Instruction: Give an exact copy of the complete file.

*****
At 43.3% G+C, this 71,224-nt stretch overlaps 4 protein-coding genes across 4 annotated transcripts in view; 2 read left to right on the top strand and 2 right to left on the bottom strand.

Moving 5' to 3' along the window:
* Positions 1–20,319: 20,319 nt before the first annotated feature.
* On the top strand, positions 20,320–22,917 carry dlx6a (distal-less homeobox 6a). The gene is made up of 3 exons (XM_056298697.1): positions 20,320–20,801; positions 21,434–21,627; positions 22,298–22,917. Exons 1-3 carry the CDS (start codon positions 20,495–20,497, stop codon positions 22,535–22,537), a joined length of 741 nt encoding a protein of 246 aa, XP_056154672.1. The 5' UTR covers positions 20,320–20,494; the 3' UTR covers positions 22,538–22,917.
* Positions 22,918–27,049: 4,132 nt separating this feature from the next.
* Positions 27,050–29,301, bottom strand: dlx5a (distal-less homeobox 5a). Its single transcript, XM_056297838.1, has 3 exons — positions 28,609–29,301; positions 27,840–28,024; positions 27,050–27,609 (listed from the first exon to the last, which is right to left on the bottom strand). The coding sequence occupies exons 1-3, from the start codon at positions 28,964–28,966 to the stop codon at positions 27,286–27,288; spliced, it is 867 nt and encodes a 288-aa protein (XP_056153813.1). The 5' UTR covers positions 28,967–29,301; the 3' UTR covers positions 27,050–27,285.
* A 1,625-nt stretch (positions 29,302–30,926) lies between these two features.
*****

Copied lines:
At 43.3% G+C, this 71,224-nt stretch overlaps 4 protein-coding genes across 4 annotated transcripts in view; 2 read left to right on the top strand and 2 right to left on the bottom strand.

Moving 5' to 3' along the window:
* Positions 1–20,319: 20,319 nt before the first annotated feature.
* On the top strand, positions 20,320–22,917 carry dlx6a (distal-less homeobox 6a). The gene is made up of 3 exons (XM_056298697.1): positions 20,320–20,801; positions 21,434–21,627; positions 22,298–22,917. Exons 1-3 carry the CDS (start codon positions 20,495–20,497, stop codon positions 22,535–22,537), a joined length of 741 nt encoding a protein of 246 aa, XP_056154672.1. The 5' UTR covers positions 20,320–20,494; the 3' UTR covers positions 22,538–22,917.
* Positions 22,918–27,049: 4,132 nt separating this feature from the next.
* Positions 27,050–29,301, bottom strand: dlx5a (distal-less homeobox 5a). Its single transcript, XM_056297838.1, has 3 exons — positions 28,609–29,301; positions 27,840–28,024; positions 27,050–27,609 (listed from the first exon to the last, which is right to left on the bottom strand). The coding sequence occupies exons 1-3, from the start codon at positions 28,964–28,966 to the stop codon at positions 27,286–27,288; spliced, it is 867 nt and encodes a 288-aa protein (XP_056153813.1). The 5' UTR covers positions 28,967–29,301; the 3' UTR covers positions 27,050–27,285.
* A 1,625-nt stretch (positions 29,302–30,926) lies between these two features.